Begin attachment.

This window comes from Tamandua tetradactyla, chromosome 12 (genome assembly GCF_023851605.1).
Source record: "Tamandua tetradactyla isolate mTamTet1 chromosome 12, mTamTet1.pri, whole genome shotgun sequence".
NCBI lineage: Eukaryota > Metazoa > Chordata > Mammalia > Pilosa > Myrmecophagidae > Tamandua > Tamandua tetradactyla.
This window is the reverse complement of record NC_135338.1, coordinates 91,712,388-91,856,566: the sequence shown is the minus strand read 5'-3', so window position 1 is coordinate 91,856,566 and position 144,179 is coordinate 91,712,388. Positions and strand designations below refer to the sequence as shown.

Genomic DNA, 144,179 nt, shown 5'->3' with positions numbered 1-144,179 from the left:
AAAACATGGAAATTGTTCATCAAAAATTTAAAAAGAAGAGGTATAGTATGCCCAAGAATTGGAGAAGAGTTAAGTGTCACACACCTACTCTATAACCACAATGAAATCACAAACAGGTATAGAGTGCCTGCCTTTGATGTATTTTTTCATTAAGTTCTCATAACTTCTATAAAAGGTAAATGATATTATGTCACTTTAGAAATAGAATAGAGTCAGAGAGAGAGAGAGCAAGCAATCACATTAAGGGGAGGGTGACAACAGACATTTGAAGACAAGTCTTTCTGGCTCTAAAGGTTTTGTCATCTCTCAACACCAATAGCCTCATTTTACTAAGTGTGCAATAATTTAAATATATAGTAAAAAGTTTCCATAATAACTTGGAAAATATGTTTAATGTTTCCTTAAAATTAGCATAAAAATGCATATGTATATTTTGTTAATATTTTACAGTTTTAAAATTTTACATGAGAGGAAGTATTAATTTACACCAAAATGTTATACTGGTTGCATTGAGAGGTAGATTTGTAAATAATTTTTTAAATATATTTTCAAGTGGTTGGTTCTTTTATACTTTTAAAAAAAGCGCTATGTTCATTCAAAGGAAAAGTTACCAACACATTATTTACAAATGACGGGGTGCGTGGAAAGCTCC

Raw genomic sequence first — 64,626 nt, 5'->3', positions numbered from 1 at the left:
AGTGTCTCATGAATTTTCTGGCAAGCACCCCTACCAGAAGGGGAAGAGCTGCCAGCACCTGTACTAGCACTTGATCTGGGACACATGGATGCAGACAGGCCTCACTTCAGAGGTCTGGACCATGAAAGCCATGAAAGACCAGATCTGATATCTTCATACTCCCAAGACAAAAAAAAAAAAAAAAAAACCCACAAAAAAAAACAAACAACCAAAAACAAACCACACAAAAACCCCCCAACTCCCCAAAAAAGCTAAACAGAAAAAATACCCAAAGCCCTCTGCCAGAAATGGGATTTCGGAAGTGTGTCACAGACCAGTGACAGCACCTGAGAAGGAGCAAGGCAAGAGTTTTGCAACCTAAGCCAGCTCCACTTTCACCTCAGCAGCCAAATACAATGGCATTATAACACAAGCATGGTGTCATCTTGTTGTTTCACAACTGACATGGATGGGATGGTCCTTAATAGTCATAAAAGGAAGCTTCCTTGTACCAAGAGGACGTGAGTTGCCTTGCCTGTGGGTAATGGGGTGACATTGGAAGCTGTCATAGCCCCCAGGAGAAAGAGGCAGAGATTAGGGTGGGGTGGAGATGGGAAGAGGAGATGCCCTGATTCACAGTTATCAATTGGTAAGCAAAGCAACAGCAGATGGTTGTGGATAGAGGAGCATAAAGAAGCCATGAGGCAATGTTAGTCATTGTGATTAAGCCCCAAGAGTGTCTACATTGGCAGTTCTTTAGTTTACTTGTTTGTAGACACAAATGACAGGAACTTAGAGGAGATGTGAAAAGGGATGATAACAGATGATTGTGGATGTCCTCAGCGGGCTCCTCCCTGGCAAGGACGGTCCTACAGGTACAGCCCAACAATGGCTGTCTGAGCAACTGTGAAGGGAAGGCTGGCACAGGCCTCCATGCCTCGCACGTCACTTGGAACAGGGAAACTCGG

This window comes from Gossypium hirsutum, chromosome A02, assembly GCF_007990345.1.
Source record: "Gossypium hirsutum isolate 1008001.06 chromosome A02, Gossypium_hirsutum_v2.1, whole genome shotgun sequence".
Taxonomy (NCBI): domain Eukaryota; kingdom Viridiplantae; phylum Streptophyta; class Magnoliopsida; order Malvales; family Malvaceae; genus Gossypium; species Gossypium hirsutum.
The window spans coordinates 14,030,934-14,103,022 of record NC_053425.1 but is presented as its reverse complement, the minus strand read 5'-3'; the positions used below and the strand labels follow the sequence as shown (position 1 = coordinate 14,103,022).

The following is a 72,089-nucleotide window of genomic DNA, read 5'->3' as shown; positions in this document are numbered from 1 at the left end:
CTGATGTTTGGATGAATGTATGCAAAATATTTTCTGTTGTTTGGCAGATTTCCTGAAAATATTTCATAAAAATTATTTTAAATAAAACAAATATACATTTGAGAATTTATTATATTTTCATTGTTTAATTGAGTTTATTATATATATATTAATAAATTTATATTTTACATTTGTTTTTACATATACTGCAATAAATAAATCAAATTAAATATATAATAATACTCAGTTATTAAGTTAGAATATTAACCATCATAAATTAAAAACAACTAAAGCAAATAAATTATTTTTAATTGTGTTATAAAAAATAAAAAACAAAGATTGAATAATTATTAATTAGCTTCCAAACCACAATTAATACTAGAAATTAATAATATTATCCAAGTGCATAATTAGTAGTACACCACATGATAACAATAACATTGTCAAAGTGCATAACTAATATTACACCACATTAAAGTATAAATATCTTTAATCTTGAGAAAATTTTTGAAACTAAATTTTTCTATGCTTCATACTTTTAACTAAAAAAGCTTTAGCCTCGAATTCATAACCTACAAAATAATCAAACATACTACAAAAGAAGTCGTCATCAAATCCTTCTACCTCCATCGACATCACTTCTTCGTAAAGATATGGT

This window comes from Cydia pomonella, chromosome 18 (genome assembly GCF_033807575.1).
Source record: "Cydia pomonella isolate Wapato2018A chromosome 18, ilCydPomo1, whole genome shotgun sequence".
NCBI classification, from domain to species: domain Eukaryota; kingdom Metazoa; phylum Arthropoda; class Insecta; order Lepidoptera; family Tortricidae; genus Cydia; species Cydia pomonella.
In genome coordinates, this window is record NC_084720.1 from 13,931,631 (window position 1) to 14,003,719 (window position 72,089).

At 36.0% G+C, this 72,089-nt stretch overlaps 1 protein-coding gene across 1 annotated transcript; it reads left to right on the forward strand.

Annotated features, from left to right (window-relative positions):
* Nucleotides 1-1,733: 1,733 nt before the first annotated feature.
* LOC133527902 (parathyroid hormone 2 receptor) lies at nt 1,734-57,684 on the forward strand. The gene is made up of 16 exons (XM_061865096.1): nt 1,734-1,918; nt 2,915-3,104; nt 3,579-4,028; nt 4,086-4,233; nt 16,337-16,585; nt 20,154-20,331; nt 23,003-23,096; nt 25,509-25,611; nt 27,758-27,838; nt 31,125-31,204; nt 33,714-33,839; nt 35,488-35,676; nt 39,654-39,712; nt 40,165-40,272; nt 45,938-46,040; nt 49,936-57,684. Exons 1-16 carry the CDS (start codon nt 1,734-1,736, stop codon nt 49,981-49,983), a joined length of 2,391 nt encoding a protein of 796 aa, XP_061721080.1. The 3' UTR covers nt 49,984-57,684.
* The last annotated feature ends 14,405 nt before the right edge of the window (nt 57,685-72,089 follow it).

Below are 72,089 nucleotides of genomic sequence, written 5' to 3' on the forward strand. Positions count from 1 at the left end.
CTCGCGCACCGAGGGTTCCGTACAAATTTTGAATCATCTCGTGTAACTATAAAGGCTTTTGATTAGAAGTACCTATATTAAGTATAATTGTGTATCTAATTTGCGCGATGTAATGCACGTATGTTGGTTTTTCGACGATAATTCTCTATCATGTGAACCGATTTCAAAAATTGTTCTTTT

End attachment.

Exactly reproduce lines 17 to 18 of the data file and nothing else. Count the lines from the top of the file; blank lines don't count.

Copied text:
NCBI classification, from domain to species: domain Eukaryota; kingdom Metazoa; phylum Arthropoda; class Insecta; order Lepidoptera; family Tortricidae; genus Cydia; species Cydia pomonella.
In genome coordinates, this window is record NC_084720.1 from 13,931,631 (window position 1) to 14,003,719 (window position 72,089).